How to Clean Your Pipeline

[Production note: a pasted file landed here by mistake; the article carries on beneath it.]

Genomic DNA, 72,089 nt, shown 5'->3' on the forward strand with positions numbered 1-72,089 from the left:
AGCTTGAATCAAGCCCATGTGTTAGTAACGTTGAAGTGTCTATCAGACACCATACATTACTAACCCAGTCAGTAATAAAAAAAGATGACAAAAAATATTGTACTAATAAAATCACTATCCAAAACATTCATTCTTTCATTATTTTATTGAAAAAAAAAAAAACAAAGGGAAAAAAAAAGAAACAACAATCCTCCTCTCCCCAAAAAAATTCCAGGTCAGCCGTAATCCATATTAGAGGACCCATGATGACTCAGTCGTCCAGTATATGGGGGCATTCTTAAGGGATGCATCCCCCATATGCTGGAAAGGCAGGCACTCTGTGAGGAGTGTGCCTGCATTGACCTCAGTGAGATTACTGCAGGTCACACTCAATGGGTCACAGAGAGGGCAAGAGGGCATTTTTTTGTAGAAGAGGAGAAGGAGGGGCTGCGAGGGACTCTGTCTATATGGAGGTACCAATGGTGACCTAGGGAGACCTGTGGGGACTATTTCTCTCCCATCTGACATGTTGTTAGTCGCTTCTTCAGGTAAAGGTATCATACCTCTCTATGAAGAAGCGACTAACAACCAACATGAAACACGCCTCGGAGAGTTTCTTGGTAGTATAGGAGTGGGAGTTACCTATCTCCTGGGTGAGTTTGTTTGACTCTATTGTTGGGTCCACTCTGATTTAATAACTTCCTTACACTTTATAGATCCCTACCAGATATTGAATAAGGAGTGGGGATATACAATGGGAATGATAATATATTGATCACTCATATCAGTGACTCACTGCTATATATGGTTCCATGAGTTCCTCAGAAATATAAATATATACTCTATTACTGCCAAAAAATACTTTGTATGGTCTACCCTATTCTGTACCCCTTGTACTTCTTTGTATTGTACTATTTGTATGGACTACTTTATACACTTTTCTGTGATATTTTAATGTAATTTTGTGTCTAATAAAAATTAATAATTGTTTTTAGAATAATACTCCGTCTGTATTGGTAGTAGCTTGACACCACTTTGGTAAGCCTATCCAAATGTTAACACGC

first_img Essential Reading! Get my 3rd book: Eat Their Lunch “The first ever playbook for B2B salespeople on how to win clients and customers who are already being serviced by your competition.” Buy Now There isn’t a pipeline anywhere that isn’t a little cluttered. Some are full of non-opportunities, and many more are full of opportunities that aren’t anywhere near the stage being reported.You might think that cleaning up your pipeline is for management’s benefit. And management certainly needs reporting they can count on. But the real benefits of a pristine, well-maintained pipeline accrue to the salesperson. You know what you’re really working on. You can more easily manage your opportunities, moving them smoothly from target to close. And you have a real picture of where you are when it comes to making your number.Here is a simple two-step process you can use to clean up your pipeline. It will take you a half hour at best, and it will give you a truer picture of where you are now—and what you need to do to get where you are going.It’s A Lead, Not an OpportunitySome of what is in your pipeline doesn’t belong there. They’re not opportunities; they’re leads. Sometimes you call on a prospect, they express an interest, and you put them in your pipeline and you try to engage in your sales process. But for any number of reasons, there is no real opportunity there.Maybe your prospect had a need that never developed, and so they no longer need what you sell. Maybe they aren’t dissatisfied enough to move. Maybe they used to use a lot of what you sell, but because their business is no longer doing as well as it once was, they aren’t buying.There are any number of reasons that your prospect isn’t going to buy from you or anyone else anytime soon, but whatever the reason, they are no longer an opportunity. They may just be a lead that you need to follow up on later.You start to clean your pipeline by removing anything that isn’t really an opportunity. The age of the opportunity alone can be a good clue. If an “opportunity” is old, if it hasn’t moved from one stage of your sales process to the next, if there is no real activity, take it out of your pipeline. It’s a distraction at best, a false sense of security at worst.Push Opportunities BackSometimes you can get ahead of yourself. You can record an opportunity in a stage of your sales cycle that’s far beyond where you really are in the process.Your dream client asked you for a presentation, and you obliged them. Who wouldn’t take the opportunity to present their ideas when asked? But did you really complete all of the tasks and gain each of the outcomes you needed to in order to advance the opportunity to the presentation stage?The reason so many deals stall in the sales process is the salesperson skipping steps along the way. By not doing what you need to do at each stage, you increase the likelihood that the deal will stall in later stages. Just because you have completed some task or action in a stage doesn’t mean that the opportunity is in that stage. It’s really in the last stage in which you have obtained all of the outcomes of your sales process.After you’ve eliminated all of the non-opportunities from your pipeline, you continue you tidying up your pipeline by ensuring that every opportunity is in the correct stage of your sales process. If you haven’t completed all of the tasks and gained all of the outcomes of each prior stage, you need to move that opportunity down to the last stage for which you can check every box.The argument as to why this necessary is too long for this post, but I’ll summarize it by giving you an example: If you have presented without having built consensus around your solution, you still need to build consensus. Your sales process is your plan to stack the deck in your favor, to take the actions that lead to won deals. Don’t tilt the odds away from you by failing to do what you know works.This simple, two-stop process will clean your pipeline. It will help you know where you are really are now. And it’s more than likely that it will make you feel a great need to prospect.QuestionsWhat’s cluttering up your pipeline right now?Why do you hang on to non-opportunities? What’s the benefit of keeping non-opportunities in your pipeline instead of turning them back into leads?Is every opportunity in your pipeline in the right stage of the sales process?How many of your opportunities are stalled? What percentage?How does cleaning your pipeline help you to produce better sales results?last_img read more